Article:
find articles by Author

POUND BY POUND: Keeping Your Head In The Weight-Loss Game

0

teresaBurn more calories than you consume. Sounds like a simple enough formula for losing weight. Yet, simple doesn’t always mean easy, and when it comes to weight loss it can sometimes take years to wrap our heads around very simple ideas.

The good news is that there are some tools out there to help us lose weight that don’t just deal with the food we eat or the exercise we do. They deal with the whys. They’re there to help us wrap our heads around those simple ideas. Here are three I’ve tried, along with some pros and cons, and how I think they can help you:

WEIGHT WATCHERS

You’ve seen Jennifer Hudson promote it. You’ve seen Don Draper’s ex-wife go on the program in its early days. But does it work? The short answer is: yes. The accurate answer is: it, like anything else, works if you stick to it. Thankfully, there’s a lot about it that makes it easy to stick to. Unlike other programs that make you buy their food, Weight Watchers focuses on helping you navigate eating in the real world. It’s unlikely you’d drink shakes, or eat special meals in a box for the rest of your life. However, with the way Weight Watchers approaches real food, you’ll learn the tools you need to help you make healthy choices even outside the program.

How it helps your head:

In addition to teaching you how to relate to food in a new way, the meetings are an important component. Regularly reporting to someone else to weigh in keeps you accountable. Meetings provide support and tips from people who are on the same journey as you are. The structure and support system in Weight Watchers keeps you motivated, assigning points to food the way they do as part of their Points Plus system teaches you that some foods are “worth more” to your body than others, and paying a monthly fee means you’re more likely to actually use the program.

Pros:

Flexibility – you can go to meetings daily, weekly, or monthly, and you can pay that way, too. Obviously, you save money if you pay per month, but if you’d rather pay per meeting, that’s also an option.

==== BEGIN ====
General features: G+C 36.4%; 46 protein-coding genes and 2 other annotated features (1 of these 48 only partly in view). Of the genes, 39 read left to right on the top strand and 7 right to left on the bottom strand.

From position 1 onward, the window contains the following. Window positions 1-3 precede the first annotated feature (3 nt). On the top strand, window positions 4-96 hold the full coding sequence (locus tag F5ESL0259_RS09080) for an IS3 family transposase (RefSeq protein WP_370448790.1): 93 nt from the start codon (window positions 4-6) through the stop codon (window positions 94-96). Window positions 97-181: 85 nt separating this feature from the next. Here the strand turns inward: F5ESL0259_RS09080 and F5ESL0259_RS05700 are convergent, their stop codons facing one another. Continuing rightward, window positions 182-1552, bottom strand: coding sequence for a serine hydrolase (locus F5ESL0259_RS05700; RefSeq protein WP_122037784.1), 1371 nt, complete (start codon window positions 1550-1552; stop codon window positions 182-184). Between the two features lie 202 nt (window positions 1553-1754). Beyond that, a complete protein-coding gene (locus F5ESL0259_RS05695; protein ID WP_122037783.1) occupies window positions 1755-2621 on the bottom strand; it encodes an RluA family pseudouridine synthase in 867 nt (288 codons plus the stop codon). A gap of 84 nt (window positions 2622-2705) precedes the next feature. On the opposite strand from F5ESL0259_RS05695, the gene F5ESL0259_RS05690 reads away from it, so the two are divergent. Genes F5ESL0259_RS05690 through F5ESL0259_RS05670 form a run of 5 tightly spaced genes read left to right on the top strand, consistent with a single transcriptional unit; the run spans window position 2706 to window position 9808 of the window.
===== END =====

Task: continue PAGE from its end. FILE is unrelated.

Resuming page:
Technology – Weight Watchers’ e-tools are great, and allow you to monitor and manage your progress from your computer, or your smartphone. They also sell products that allow you to calculate your points on the go, or keep track of your activity so you know exactly how much exercise you’ve gotten in a day.

Support – In addition to the members you’ll meet at meetings, the staff at all the Weight Watchers centers are all members, too. They’re really knowledgeable and are always willing to help you with whatever you need.

Cons:

Money –I pay a little over $40 a month for my monthly pass, and that might be a big expense for a lot of people. Then again, you’ll be eating less, so you won’t be spending as much on food.  And aren’t you worth the investment? You could easily spend $40 a WEEK at Starbucks. Just sayin’.

Meeting times – depending on where your nearest meetings are, it might be difficult to find one at a time that’s good for you. I’ve had to become a morning person (on the weekend!) to make my nearest meeting.

Corporate mentality – despite not needing to buy Weight Watchers food to be a part of the program, they do do their fair share of product-peddling. They’re a business after all. That said, as long as you keep in mind that there’s a free/cheap alternative to any of the products they sell, it’s not a problem.

OVEREATERS ANONYMOUS

This one you might have heard of if you’ve seen the show Mike and Molly. When I first moved to L.A. I didn’t have the money for a gym or Weight Watchers, but I wanted to take charge of my overeating, so I looked up an OA meeting and went. It was a life-changing experience. OA is totally free and volunteer-run. And yes, it’s a 12-step program. In fact, it uses the same book that Alcoholics Anonymous uses – and that’s the truly life-changing part; the acknowledgement that food addiction is just as serious and real a problem as any drug or alcohol problem. It’s worse, actually. I mean, no one tells an alcoholic that they have to have 3 shots a day to stay healthy, but they’re not allowed to touch alcohol the rest of the time! But sticking to three meals a day when you’re addicted to food? Yeah.

How it helps your head:

Again, it’s all about the support system. Going to weekly meetings with people going through the same stuff as you is a huge help. What’s more, after a couple of meetings you’re encouraged to find a sponsor, someone who’s completed all 12 steps who can guide you through the process and act as your personal coach. They’re someone you can call when you’re feeling like you’re going to binge eat, or you’re having trouble going through a troubling time and feel like you might backslide in any way. And what do those 12 steps entail? They’re designed to help you look within and examine all of the stuff in your personality and your past that have all added up and caused you to seek solace/comfort/validation in food.

Pros:

It’s Free – It costs nothing to go to meetings and get the support you need. There’s an envelope passed for donations at every meeting, since it is a volunteer-run organization, and there’s often a rental fee for the meeting venue, but they only ask for whatever you can pay. You also have to buy a copy of the AA book, but I borrowed my first copies of stuff, and fellow members are usually generous with their resources.